EC Souring, Not Soaring

We are starting to get a better sense of what happened to turn everything so drastically in December. Not that we hadn’t suspected while it was all taking place, but more and more in January the economic data for the last couple months of 2018 backs up the market action. These were no speculators looking to break Jay Powell, probing for weakness in Mario Draghi’s resolve.

There are real economic processes underneath. The more fundamental the market, the closer it is to actual economic transactions. These are influenced by the movement of real things, this real economy, not just the transposition of numbers on some detached Wall Street computer screens. Living in the financial services realm can make it seem like none of this is real.

This is where the eurodollar attains its primacy. So many people talk about a reserve currency without ever once considering what it means to be one. It is the ultimate medium, standing in between others so as to facilitate real economy transactions from very far afield.

In the example I often use, a Swedish firm intends to export goods to a Japanese buyer. Trade is made efficient and flexible, therefore probably and manageable, by the eurodollar system in between; it mediates the different characteristics of each disparate system so as to standardize and harmonize the terms. The explosion of globalization and trade alongside the advent of the eurodollar system isn’t dumb luck.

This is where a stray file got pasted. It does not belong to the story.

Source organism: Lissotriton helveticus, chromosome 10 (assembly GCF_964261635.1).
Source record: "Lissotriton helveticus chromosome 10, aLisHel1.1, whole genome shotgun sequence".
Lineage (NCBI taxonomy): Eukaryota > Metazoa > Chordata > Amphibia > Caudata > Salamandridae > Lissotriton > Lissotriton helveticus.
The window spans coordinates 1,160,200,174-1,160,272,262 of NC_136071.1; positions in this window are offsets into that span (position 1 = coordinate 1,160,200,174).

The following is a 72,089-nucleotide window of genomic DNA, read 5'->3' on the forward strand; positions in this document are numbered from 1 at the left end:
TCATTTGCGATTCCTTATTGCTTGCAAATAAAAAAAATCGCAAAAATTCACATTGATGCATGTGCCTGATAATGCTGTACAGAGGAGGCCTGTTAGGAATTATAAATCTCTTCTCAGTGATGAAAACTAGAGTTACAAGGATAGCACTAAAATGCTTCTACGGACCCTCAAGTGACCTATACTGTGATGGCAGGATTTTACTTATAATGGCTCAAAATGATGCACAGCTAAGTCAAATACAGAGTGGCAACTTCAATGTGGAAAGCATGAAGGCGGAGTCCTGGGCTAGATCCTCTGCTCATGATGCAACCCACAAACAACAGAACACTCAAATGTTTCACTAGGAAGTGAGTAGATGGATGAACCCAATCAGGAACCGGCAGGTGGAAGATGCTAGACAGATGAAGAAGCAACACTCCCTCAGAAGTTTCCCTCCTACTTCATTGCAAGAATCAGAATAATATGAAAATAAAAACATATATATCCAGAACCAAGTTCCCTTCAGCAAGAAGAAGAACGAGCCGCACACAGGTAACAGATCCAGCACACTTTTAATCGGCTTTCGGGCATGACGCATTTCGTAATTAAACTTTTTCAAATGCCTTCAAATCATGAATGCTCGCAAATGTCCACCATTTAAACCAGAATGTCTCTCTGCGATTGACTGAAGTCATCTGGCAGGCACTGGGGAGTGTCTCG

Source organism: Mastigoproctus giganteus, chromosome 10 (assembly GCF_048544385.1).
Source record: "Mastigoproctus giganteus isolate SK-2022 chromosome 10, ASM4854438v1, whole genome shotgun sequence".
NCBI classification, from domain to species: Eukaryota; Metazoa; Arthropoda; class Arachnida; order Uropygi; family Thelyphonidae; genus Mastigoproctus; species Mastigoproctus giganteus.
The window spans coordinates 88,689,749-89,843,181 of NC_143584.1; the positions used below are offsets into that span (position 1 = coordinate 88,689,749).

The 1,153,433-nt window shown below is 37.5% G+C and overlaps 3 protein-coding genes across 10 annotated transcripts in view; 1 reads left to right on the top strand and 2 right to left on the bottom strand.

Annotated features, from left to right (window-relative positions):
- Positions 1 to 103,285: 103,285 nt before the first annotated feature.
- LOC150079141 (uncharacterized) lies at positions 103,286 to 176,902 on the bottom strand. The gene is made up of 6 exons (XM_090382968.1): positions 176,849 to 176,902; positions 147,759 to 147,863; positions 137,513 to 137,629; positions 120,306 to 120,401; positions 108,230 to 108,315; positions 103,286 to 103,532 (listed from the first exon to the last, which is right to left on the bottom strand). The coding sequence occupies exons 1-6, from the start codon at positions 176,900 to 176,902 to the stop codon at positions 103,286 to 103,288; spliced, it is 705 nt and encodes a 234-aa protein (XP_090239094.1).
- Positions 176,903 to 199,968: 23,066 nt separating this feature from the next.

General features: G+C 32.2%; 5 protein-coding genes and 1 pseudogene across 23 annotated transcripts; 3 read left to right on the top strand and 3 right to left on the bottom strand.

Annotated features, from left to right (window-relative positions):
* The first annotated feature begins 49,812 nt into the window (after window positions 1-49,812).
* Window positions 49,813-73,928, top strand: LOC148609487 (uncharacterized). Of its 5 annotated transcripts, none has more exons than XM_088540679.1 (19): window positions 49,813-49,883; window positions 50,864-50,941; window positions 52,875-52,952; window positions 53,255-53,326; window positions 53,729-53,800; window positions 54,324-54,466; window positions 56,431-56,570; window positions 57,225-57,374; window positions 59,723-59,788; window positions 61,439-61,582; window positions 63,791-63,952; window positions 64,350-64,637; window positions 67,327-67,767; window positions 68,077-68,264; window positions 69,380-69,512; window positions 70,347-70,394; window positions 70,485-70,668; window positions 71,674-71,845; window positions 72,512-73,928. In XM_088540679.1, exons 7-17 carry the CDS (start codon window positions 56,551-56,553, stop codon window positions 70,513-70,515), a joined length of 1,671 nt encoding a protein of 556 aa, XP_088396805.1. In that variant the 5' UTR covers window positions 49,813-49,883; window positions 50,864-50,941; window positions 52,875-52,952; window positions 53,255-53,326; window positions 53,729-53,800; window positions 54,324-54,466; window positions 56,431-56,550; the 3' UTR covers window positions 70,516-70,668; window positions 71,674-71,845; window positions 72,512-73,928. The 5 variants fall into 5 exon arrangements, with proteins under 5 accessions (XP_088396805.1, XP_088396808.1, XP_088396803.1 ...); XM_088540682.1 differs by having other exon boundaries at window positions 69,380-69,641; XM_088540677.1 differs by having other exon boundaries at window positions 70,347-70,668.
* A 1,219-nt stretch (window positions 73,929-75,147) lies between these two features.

This eurodollar requires banks to be in the middle offering them. But if those banks just happen to notice how Japanese firms suddenly aren’t much interested in Swedish goods, or any goods, that can be a problem for more than Sweden and Japan.

And if banks are already scaling back their eurodollar involvement to then find how it is having an effect on both Sweden and Japan, it isn’t surprising to learn they’d cut back on pretty much everything in between (and maybe do so at great speed, focusing squarely on the exits above all else). This would include purely financial transactions, so-called hot money, otherwise having less or little to do with the real economy transactions of trade.

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Disclosure: This material has been distributed for informational purposes only. It is the opinion of the author and should not be considered as investment advice or a recommendation of any ...

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Peter Cooper 3 months ago Contributor's comment

Agreed, thought the slump in US consumer confidence is far more important than China as it is 70% of the US economy, see: